There are some flaws here. It could be argued that the portrayal of lesbianism is laughably clichéd and that’s perhaps true but, on the other hand, the sense of a close relationship in crisis is very credible indeed. Another possible defence is that none of the cast or crew apparently knew anything about lesbianism – the lengthy lesbian sex scene was improvised by the actors as they went along. In any case, to see any depiction of a sapphic relationship in a relatively mainstream film back in the 1970s was rare enough so Prey could be regarded as something of a milestone in permissiveness. A more serious criticism is the make-up. When he changes into his true form, Barrie Stokes looks less like a dangerous alien being than a badly made-up dog on children’s television. His appearance is less frightening than comic and this does result more in hilarity than horror. However, considering the budget and the schedule, Prey is quite astonishingly effective and certainly deserves rather more attention. It’s also got one of the great final lines of any British horror movie.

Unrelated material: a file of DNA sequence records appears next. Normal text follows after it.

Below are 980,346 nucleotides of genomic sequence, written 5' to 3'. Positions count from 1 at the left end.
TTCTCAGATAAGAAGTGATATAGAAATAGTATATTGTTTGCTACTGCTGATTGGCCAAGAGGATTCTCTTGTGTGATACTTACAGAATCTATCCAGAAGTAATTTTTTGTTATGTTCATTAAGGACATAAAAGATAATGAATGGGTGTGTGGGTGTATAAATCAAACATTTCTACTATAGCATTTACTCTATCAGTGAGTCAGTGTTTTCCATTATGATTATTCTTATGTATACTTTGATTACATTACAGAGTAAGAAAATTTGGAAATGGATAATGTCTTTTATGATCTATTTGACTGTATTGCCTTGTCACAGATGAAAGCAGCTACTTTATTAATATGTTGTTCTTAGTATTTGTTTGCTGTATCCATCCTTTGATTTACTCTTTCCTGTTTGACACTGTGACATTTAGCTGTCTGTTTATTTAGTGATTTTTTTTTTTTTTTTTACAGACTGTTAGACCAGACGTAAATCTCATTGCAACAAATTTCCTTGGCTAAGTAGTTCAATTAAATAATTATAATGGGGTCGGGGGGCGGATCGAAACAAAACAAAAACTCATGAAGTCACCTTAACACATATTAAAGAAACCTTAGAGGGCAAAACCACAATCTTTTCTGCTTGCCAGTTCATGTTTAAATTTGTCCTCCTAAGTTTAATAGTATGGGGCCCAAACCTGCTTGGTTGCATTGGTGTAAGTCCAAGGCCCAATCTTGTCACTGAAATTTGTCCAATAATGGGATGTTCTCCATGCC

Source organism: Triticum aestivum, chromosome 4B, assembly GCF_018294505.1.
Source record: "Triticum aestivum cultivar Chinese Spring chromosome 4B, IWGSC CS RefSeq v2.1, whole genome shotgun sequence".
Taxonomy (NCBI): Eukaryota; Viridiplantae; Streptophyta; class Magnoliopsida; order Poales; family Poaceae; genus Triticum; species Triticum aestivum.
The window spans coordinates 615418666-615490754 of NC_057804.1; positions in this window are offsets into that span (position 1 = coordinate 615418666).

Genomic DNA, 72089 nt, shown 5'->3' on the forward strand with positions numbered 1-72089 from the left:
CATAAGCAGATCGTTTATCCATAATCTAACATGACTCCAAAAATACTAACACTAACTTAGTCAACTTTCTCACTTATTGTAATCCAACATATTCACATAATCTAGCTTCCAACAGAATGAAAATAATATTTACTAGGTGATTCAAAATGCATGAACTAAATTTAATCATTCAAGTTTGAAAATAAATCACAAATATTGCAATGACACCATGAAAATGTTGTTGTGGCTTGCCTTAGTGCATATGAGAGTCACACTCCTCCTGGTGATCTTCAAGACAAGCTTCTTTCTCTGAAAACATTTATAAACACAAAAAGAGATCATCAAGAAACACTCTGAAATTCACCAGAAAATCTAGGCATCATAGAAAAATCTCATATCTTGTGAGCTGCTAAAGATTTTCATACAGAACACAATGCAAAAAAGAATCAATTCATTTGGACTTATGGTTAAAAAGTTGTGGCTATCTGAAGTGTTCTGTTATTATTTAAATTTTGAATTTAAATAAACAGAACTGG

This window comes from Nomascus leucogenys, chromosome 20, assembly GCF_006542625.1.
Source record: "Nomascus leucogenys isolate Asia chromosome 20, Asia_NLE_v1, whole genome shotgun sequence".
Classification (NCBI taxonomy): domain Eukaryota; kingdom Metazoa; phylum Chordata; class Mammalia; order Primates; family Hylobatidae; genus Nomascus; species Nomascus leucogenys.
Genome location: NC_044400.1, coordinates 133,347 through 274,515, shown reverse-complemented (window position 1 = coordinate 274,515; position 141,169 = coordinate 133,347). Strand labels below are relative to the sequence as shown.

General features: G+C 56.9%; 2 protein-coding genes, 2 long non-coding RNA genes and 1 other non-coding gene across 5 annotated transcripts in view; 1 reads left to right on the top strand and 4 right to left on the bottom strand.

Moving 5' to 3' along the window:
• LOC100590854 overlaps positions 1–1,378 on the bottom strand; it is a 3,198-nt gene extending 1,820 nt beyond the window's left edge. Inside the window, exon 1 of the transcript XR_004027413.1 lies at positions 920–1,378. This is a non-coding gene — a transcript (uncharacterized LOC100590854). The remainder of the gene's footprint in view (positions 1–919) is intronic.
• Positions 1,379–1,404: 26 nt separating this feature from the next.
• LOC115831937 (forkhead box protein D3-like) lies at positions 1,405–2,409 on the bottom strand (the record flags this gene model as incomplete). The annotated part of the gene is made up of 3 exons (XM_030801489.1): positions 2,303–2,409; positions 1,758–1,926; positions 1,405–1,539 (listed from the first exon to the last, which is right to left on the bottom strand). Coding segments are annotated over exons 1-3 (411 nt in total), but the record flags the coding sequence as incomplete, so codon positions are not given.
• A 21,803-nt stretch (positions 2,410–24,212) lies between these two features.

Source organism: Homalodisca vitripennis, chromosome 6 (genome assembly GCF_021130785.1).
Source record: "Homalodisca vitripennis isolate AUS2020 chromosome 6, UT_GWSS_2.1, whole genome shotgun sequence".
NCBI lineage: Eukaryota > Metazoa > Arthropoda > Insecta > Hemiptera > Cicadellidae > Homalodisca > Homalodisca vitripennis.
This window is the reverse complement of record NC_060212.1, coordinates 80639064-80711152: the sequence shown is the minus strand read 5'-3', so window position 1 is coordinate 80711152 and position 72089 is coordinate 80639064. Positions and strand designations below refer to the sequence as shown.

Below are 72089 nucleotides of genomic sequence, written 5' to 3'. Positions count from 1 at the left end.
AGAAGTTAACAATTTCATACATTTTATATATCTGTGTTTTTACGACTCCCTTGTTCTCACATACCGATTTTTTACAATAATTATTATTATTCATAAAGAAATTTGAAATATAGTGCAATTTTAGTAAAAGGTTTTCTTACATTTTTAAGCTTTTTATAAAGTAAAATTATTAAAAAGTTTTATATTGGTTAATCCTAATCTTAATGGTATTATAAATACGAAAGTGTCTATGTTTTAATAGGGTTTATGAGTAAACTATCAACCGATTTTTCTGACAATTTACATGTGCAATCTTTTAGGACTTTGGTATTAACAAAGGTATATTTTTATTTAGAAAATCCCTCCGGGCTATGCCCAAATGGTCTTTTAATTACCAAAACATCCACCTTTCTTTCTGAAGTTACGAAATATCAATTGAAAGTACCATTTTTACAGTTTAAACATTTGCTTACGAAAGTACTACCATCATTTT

I feel honour bound to bore you with another “Doctor Who” connection. Sally Faulkner appeared, flashing her knickers, as Isobel Travers in the splendid 1968 story “The Invasion” which was also notable for launching UNIT and. featuring some very cool Cybermen rampaging around London.
Prey has certainly never looked as good as it does here. Since relatively few people have seen it at all, it’s nice to think that they will be seeing it for the first time in such a good transfer. A slight disappointment is that it is presented in 1.33:1 and the picture has obviously been cropped at the sides. No important picture information is missing and I'm sure this is the best that could be done with the available materials, but a letterboxed presentation would have looked better. Having said this, the film looks very nice. We get an impressively clean, crisp picture with vibrant colours and ample detail. There's a small amount of appropriate film grain and no serious artifacting problems. You won't find the film looking this good anywhere else and the Region 1 disc is also fullscreen.